Broken U.S. immigration slowing entrepreneurship down

Amit Paka, a co-founder at Parable, founder of Flockish and who also held high-up positions at Microsoft and PayPal, recently took his oath of U.S. citizenship.  In a TechCrunch article, Mr. Paka recently described the negative ramifications that the immigration process has had on Silicon Valley. “This wait [referring to the 12 years he waited for U.S. citizenship] damages the entrepreneurship spirit and, worse, impacts career prospects, thereby crimping the economy. And I’m not an outlier; comparable delays play out over and over amongst prospective permanent residents in Silicon Valley. Our immigration system hinders entrepreneurship, innovation and productivity.”

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In order to succeed in Silicon Valley, one must be able to predict trends in technology and products.  One must also be willing to leave jobs for a possibly unpredictable company.  

Startups provide jobs as well as a highly trained workforce.  When someone creates their own startup of joins one, they are able to take on several roles that they were previously unable to.  

Paka claims that, “The immigration process impedes all these possibilities.”

Every permanent residency application requires three steps: immigration petition (I-140), labor certification (LC), and adjustment of status (AoS).  LC is skill and location specific.   “This disrupts labor mobility by disallowing transition to different roles (in my case, from engineering to product management) or relocation to more promising company locations. If you want to change companies at this stage, tough luck; you must restart the process, losing all the years spent in the queue, like I did.”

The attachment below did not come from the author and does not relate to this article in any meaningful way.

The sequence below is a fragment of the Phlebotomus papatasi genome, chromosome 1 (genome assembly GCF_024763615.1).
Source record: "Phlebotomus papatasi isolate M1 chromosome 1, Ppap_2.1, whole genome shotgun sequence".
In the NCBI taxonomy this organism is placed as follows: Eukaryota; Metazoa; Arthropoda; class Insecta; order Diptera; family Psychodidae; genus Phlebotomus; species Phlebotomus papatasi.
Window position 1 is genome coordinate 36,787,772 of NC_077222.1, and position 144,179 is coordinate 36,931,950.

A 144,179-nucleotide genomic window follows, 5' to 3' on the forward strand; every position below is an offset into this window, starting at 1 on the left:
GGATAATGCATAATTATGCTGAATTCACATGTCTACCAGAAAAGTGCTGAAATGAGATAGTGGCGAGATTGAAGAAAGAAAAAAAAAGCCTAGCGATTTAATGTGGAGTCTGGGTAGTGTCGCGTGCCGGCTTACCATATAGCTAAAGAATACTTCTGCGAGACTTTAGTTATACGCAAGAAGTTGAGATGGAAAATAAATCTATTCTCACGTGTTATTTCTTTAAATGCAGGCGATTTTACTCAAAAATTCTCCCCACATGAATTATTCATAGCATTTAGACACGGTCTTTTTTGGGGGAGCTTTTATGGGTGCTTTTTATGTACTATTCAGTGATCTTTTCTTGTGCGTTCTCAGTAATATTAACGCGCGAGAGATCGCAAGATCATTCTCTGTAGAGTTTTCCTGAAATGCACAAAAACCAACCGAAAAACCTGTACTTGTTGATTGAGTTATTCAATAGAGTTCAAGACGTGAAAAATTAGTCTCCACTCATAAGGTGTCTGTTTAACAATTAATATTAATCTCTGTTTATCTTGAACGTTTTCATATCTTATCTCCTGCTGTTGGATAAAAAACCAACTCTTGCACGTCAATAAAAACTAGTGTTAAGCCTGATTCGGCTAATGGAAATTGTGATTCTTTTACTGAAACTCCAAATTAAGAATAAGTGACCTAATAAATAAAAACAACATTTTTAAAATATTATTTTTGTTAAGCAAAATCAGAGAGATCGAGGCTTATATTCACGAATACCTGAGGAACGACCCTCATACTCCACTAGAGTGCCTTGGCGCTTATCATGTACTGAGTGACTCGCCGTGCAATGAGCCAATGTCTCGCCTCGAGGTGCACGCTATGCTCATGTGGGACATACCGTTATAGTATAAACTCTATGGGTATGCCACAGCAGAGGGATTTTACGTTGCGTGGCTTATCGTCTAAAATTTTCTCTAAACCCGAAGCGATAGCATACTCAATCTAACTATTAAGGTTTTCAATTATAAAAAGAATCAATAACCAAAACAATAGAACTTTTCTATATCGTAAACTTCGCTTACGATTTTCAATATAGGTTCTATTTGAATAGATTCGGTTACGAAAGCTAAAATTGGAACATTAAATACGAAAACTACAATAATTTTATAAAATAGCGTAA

I-140 leaves the immigrant in an unsure state as they wait for AoS.  I-140 is considered immigration intent and bars the immigrant from receiving a student visa, thus forcing the immigrant to attend class while working.  

If the immigrant switches companies, then your application could be reset.  If you lose your job then you must leave the country.  

Paka went on to say, “The American dream is built on entrepreneurship. But risk taking can only thrive in a stable residency environment.”

The United States is no longer the most sought after innovation center in the United States.  Congress has turned its back on legal immigration while it focusses on illegal immigration, thus hindering the process.

“Let’s give a voice to innovation, entrepreneurship and the American dream.”